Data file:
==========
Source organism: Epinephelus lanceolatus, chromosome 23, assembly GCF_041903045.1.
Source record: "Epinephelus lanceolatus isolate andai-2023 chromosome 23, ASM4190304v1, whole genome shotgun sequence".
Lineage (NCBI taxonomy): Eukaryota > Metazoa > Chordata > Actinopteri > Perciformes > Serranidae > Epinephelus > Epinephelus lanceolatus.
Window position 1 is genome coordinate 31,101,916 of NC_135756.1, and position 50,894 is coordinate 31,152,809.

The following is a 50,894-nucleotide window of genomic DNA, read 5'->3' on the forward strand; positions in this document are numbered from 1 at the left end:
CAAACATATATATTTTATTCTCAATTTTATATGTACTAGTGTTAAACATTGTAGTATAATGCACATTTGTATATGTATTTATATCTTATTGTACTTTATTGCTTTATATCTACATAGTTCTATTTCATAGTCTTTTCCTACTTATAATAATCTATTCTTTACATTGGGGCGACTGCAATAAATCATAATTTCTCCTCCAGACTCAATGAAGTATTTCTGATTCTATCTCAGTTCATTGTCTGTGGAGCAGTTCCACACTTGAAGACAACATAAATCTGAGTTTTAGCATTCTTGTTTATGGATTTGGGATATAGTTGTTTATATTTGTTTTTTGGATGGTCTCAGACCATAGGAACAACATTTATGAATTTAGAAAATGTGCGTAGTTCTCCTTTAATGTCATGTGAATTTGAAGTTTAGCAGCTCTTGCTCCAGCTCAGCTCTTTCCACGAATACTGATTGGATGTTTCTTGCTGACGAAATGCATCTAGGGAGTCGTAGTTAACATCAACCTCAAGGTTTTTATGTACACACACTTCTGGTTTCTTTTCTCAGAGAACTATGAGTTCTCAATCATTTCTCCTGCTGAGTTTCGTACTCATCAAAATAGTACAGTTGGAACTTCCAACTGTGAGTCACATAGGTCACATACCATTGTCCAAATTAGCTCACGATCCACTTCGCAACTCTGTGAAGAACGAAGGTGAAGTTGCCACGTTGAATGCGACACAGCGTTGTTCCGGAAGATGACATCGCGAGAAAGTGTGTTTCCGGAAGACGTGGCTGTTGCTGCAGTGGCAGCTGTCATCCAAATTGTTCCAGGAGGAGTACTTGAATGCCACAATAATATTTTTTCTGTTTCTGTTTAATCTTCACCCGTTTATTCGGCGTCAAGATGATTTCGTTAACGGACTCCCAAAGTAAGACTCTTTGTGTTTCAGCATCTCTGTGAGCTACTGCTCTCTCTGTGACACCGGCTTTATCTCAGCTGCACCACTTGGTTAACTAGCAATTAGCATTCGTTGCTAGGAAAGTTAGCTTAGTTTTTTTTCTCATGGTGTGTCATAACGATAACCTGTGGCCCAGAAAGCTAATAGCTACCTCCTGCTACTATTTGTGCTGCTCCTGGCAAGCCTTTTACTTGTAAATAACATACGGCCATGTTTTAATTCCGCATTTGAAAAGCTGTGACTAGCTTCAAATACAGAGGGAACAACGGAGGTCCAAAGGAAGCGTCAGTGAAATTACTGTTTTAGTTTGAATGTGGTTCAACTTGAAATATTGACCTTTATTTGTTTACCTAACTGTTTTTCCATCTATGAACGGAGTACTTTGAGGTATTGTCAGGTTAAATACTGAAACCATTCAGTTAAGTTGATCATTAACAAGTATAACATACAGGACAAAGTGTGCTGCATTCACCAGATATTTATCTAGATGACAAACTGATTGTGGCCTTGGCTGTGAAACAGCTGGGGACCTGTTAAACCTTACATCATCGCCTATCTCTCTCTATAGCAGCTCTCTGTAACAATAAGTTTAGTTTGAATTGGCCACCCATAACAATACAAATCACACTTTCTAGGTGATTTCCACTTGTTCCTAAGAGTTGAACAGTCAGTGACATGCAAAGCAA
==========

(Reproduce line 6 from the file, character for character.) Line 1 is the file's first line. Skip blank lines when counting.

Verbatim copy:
CAAACATATATATTTTATTCTCAATTTTATATGTACTAGTGTTAAACATTGTAGTATAATGCACATTTGTATATGTATTTATATCTTATTGTACTTTATTGCTTTATATCTACATAGTTCTATTTCATAGTCTTTTCCTACTTATAATAATCTATTCTTTACATTGGGGCGACTGCAATAAATCATAATTTCTCCTCCAGACTCAATGAAGTATTTCTGATTCTATCTCAGTTCATTGTCTGTGGAGCAGTTCCACACTTGAAGACAACATAAATCTGAGTTTTAGCATTCTTGTTTATGGATTTGGGATATAGTTGTTTATATTTGTTTTTTGGATGGTCTCAGACCATAGGAACAACATTTATGAATTTAGAAAATGTGCGTAGTTCTCCTTTAATGTCATGTGAATTTGAAGTTTAGCAGCTCTTGCTCCAGCTCAGCTCTTTCCACGAATACTGATTGGATGTTTCTTGCTGACGAAATGCATCTAGGGAGTCGTAGTTAACATCAACCTCAAGGTTTTTATGTACACACACTTCTGGTTTCTTTTCTCAGAGAACTATGAGTTCTCAATCATTTCTCCTGCTGAGTTTCGTACTCATCAAAATAGTACAGTTGGAACTTCCAACTGTGAGTCACATAGGTCACATACCATTGTCCAAATTAGCTCACGATCCACTTCGCAACTCTGTGAAGAACGAAGGTGAAGTTGCCACGTTGAATGCGACACAGCGTTGTTCCGGAAGATGACATCGCGAGAAAGTGTGTTTCCGGAAGACGTGGCTGTTGCTGCAGTGGCAGCTGTCATCCAAATTGTTCCAGGAGGAGTACTTGAATGCCACAATAATATTTTTTCTGTTTCTGTTTAATCTTCACCCGTTTATTCGGCGTCAAGATGATTTCGTTAACGGACTCCCAAAGTAAGACTCTTTGTGTTTCAGCATCTCTGTGAGCTACTGCTCTCTCTGTGACACCGGCTTTATCTCAGCTGCACCACTTGGTTAACTAGCAATTAGCATTCGTTGCTAGGAAAGTTAGCTTAGTTTTTTTTCTCATGGTGTGTCATAACGATAACCTGTGGCCCAGAAAGCTAATAGCTACCTCCTGCTACTATTTGTGCTGCTCCTGGCAAGCCTTTTACTTGTAAATAACATACGGCCATGTTTTAATTCCGCATTTGAAAAGCTGTGACTAGCTTCAAATACAGAGGGAACAACGGAGGTCCAAAGGAAGCGTCAGTGAAATTACTGTTTTAGTTTGAATGTGGTTCAACTTGAAATATTGACCTTTATTTGTTTACCTAACTGTTTTTCCATCTATGAACGGAGTACTTTGAGGTATTGTCAGGTTAAATACTGAAACCATTCAGTTAAGTTGATCATTAACAAGTATAACATACAGGACAAAGTGTGCTGCATTCACCAGATATTTATCTAGATGACAAACTGATTGTGGCCTTGGCTGTGAAACAGCTGGGGACCTGTTAAACCTTACATCATCGCCTATCTCTCTCTATAGCAGCTCTCTGTAACAATAAGTTTAGTTTGAATTGGCCACCCATAACAATACAAATCACACTTTCTAGGTGATTTCCACTTGTTCCTAAGAGTTGAACAGTCAGTGACATGCAAAGCAA